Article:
Sexual assault on college campuses is a hot-button issue right now.
Arthur Grim, Evelyn Resh and Julie Brigham-Grette discussed the issue on Tuesday, April 8 in a CWA panel in Old Main Chapel.
The main point of conversation was that college students — both male and female — are underprepared to address issues of sexuality and sexual violence, and that parents need to have open and honest conversations with their children, even if those conversations can be uncomfortable.
“It’s the daughter that needs it, and it’s the son that needs it,” Resh, a writer and sexuality counselor, said of sexual literacy.
“Prepare your sons for [the] role of stepping in, getting them to think openly about the kinds of things that are kind of awkward to talk about,” Brigham-Grette, a geologist and administrator at the University of Massachusetts, said.
“It’s critically important for those of us who have daughters to prepare them for going out in the world,” said Resh.
Resh said that cultures on college campuses that enable sexual assault to become common are dangerous for everyone.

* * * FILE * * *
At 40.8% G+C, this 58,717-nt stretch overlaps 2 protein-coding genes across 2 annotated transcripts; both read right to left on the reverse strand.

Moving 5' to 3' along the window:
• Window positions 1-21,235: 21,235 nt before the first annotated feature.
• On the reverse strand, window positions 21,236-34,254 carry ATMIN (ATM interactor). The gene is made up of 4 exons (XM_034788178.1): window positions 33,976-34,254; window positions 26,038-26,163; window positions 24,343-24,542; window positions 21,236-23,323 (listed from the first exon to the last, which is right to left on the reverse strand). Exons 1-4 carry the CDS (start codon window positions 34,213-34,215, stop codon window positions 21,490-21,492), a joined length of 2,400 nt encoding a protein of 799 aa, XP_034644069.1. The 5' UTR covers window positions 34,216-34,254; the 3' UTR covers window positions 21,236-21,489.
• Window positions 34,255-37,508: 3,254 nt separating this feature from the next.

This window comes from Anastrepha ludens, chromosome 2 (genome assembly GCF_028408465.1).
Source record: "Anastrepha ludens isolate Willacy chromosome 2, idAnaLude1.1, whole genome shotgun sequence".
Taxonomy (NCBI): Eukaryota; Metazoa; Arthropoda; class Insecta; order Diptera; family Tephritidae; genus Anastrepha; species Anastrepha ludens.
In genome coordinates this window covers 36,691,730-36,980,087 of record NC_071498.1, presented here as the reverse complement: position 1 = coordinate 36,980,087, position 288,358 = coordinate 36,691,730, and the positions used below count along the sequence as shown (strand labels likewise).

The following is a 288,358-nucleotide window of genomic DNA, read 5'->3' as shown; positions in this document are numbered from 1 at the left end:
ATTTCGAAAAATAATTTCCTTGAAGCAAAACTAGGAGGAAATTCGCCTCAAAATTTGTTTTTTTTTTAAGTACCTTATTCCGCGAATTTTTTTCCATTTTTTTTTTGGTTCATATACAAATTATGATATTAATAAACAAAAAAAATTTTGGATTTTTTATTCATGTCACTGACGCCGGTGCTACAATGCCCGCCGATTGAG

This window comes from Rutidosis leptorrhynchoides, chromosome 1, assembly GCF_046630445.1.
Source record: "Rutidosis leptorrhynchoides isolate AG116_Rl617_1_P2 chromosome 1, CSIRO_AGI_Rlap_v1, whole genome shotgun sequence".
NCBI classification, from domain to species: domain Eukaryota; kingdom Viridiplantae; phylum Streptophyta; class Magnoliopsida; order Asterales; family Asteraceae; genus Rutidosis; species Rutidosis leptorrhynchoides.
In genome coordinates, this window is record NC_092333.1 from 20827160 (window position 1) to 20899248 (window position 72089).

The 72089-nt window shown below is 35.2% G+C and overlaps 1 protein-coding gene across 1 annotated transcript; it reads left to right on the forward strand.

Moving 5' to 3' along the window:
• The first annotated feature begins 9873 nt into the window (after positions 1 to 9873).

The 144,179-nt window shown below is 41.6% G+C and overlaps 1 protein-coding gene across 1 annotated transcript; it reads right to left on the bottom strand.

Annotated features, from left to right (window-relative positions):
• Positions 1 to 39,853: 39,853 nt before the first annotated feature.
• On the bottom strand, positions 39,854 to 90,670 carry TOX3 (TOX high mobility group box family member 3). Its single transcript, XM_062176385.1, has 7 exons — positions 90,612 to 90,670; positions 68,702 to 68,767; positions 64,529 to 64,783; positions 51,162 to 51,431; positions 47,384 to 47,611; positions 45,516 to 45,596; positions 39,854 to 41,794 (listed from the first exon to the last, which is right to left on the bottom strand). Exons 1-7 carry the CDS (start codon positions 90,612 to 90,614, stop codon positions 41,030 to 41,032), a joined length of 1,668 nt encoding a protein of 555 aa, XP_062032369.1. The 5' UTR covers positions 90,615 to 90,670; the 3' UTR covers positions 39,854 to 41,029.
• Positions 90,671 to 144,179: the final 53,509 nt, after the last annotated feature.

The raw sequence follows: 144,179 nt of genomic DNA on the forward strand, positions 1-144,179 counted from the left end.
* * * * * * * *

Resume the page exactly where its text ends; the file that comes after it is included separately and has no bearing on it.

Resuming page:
“I’m feeling very bad for our college-age and just-after-college-age young people, because the United States is a very scary place to live,” she said.
Resh went on to say that alcohol abuse is a main contributing factor.
“We’re talking about life-threatening situations, possibly, and alcohol is a big part of this.”
Resh said that drinking six or seven drinks in one night is “way too much,” and that exceeding two drinks is “not safe.”
Grim, the chairman of Pennsylvania’s Juvenile Court Judges’ Commission and a former prosecutor who has prosecuted many rape cases, said inebriation is not a valid defense for committing sexual violence.
“[Drinking] is a voluntary act. It’s not an excuse,” Grim said.
Brigham-Grette said that culture shifts on campuses need to happen for faculty and staff, who need to be taught how to help students dealing with sexual violence issues, and also for students, who need to be taught to step in when they see sexual violence occurring.
“If you’re at a party and you see someone in trouble, step in and do something, which is a really hard thing to do,” Brigham-Grette said.
Grim said that a major goal should be eliminating situations where victims come forward and are not believed or blamed.
She said that once enough attention is brought to these issues, results will follow.
“If it can boil up and the administration has to face it, then it’s a good thing,” Brigham-Grette said. “There’s a lot of cultural issues that we need to deal with.”
Contact CU Independent Breaking News Editor Sam Klomhaus at Samuel.Klomhaus@Colorado.edu